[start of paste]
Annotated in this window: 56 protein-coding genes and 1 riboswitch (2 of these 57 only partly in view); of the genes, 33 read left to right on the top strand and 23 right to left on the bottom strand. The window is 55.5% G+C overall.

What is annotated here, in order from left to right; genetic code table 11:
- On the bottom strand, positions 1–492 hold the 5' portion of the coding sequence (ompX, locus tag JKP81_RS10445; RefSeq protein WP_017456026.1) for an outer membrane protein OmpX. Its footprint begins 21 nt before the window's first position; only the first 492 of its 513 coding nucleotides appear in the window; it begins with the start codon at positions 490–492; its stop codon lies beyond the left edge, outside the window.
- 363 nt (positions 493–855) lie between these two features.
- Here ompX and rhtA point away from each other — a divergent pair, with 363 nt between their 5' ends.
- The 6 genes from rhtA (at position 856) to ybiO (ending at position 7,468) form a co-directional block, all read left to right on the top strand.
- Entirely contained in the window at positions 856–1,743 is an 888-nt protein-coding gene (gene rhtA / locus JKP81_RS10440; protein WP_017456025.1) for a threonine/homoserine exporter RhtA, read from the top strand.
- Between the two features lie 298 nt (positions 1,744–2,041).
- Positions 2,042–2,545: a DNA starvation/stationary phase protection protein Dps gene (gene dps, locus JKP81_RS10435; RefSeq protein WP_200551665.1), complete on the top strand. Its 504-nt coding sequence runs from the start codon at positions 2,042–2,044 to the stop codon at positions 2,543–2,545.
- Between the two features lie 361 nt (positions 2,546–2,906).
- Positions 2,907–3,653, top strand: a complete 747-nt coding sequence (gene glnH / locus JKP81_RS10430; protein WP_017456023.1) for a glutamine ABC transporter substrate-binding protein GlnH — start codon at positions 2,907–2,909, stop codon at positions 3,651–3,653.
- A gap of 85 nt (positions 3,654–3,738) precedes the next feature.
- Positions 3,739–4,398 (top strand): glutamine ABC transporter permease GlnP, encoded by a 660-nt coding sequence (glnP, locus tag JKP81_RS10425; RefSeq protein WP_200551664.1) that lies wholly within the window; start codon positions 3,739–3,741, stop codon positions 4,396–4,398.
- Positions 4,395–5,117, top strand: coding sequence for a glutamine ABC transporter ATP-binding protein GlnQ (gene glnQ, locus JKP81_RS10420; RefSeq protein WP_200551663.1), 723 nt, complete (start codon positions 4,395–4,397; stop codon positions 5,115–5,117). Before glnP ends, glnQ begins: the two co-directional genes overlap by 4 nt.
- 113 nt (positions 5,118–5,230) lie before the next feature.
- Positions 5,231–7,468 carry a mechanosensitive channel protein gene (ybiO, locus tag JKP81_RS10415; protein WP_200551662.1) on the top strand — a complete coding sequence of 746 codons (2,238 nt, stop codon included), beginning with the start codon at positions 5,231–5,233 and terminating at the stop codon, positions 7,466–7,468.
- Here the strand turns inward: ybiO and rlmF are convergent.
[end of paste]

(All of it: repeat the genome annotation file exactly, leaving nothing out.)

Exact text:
Annotated in this window: 56 protein-coding genes and 1 riboswitch (2 of these 57 only partly in view); of the genes, 33 read left to right on the top strand and 23 right to left on the bottom strand. The window is 55.5% G+C overall.

What is annotated here, in order from left to right; genetic code table 11:
- On the bottom strand, positions 1–492 hold the 5' portion of the coding sequence (ompX, locus tag JKP81_RS10445; RefSeq protein WP_017456026.1) for an outer membrane protein OmpX. Its footprint begins 21 nt before the window's first position; only the first 492 of its 513 coding nucleotides appear in the window; it begins with the start codon at positions 490–492; its stop codon lies beyond the left edge, outside the window.
- 363 nt (positions 493–855) lie between these two features.
- Here ompX and rhtA point away from each other — a divergent pair, with 363 nt between their 5' ends.
- The 6 genes from rhtA (at position 856) to ybiO (ending at position 7,468) form a co-directional block, all read left to right on the top strand.
- Entirely contained in the window at positions 856–1,743 is an 888-nt protein-coding gene (gene rhtA / locus JKP81_RS10440; protein WP_017456025.1) for a threonine/homoserine exporter RhtA, read from the top strand.
- Between the two features lie 298 nt (positions 1,744–2,041).
- Positions 2,042–2,545: a DNA starvation/stationary phase protection protein Dps gene (gene dps, locus JKP81_RS10435; RefSeq protein WP_200551665.1), complete on the top strand. Its 504-nt coding sequence runs from the start codon at positions 2,042–2,044 to the stop codon at positions 2,543–2,545.
- Between the two features lie 361 nt (positions 2,546–2,906).
- Positions 2,907–3,653, top strand: a complete 747-nt coding sequence (gene glnH / locus JKP81_RS10430; protein WP_017456023.1) for a glutamine ABC transporter substrate-binding protein GlnH — start codon at positions 2,907–2,909, stop codon at positions 3,651–3,653.
- A gap of 85 nt (positions 3,654–3,738) precedes the next feature.
- Positions 3,739–4,398 (top strand): glutamine ABC transporter permease GlnP, encoded by a 660-nt coding sequence (glnP, locus tag JKP81_RS10425; RefSeq protein WP_200551664.1) that lies wholly within the window; start codon positions 3,739–3,741, stop codon positions 4,396–4,398.
- Positions 4,395–5,117, top strand: coding sequence for a glutamine ABC transporter ATP-binding protein GlnQ (gene glnQ, locus JKP81_RS10420; RefSeq protein WP_200551663.1), 723 nt, complete (start codon positions 4,395–4,397; stop codon positions 5,115–5,117). Before glnP ends, glnQ begins: the two co-directional genes overlap by 4 nt.
- 113 nt (positions 5,118–5,230) lie before the next feature.
- Positions 5,231–7,468 carry a mechanosensitive channel protein gene (ybiO, locus tag JKP81_RS10415; protein WP_200551662.1) on the top strand — a complete coding sequence of 746 codons (2,238 nt, stop codon included), beginning with the start codon at positions 5,231–5,233 and terminating at the stop codon, positions 7,466–7,468.
- Here the strand turns inward: ybiO and rlmF are convergent.